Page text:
Not surprisingly, outside of a short-term release of pent-up demand, consumers and investors have grown cautious on the outlook and the prospects of negative growth surprise. So, what comes next? It depends. Some nations are still adhering to zero tolerance to the spread of the virus, while others are hoping that high vaccination rates will sufficiently manage current and future outbreaks. In either case, clearly it will take time before demand returns to more normal levels.
Even before COVID-19 struck, there was already much change afoot in the global economy. The reconfiguration of supply chains that began with the US-China trade war has accelerated, as tensions remain high and COVID-19 lockdowns exposed a fundamental weakness in supply chain dependence. Nations are not just adjusting their mix of trade partners; in many cases, they are seeking to bring some manufacturing back home in the name of national security and job creation. Call it “reverse globalisation”, which has broad implications for capital flows and resolution of final demand.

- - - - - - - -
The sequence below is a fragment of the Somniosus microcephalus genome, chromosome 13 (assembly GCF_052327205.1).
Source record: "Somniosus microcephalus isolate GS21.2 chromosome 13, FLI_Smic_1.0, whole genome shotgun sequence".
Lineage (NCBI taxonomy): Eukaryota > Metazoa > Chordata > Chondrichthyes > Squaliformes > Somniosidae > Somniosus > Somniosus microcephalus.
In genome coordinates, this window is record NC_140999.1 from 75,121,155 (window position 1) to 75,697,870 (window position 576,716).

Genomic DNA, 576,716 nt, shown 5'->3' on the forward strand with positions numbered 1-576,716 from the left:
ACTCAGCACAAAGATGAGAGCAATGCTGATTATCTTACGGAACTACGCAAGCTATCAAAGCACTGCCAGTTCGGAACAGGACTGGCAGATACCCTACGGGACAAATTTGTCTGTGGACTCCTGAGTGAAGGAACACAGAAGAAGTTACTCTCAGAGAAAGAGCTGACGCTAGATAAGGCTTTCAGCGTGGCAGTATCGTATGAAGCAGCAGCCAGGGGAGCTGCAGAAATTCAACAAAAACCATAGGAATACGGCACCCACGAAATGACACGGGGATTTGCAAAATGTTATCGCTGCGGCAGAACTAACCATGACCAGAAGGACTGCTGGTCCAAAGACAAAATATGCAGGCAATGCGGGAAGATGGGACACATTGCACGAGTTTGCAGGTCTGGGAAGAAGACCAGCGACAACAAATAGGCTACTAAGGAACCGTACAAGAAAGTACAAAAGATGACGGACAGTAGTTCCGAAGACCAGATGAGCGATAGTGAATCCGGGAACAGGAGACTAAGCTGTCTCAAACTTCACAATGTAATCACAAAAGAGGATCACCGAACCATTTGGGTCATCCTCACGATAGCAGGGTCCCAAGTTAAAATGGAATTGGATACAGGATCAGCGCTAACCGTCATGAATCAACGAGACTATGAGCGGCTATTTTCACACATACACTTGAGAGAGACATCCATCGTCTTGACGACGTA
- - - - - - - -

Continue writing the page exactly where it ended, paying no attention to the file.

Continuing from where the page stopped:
Fighting climate change has long been a global objective, but political appetite and newfound comfort in running ever larger fiscal deficits has deepened the commitment. We have seen the implementation of both direct fiscal initiatives and indirect incentives to drive capital away from fossil fuels toward renewable energy, while every nation is focused on technological innovation as a means of reaching a sustainable future. Again, this shift has broad implications for demand.
Positioning for different outcomes
A combination of demand normalisation and fiscal stimulus will prove to be reflationary, benefiting cyclical assets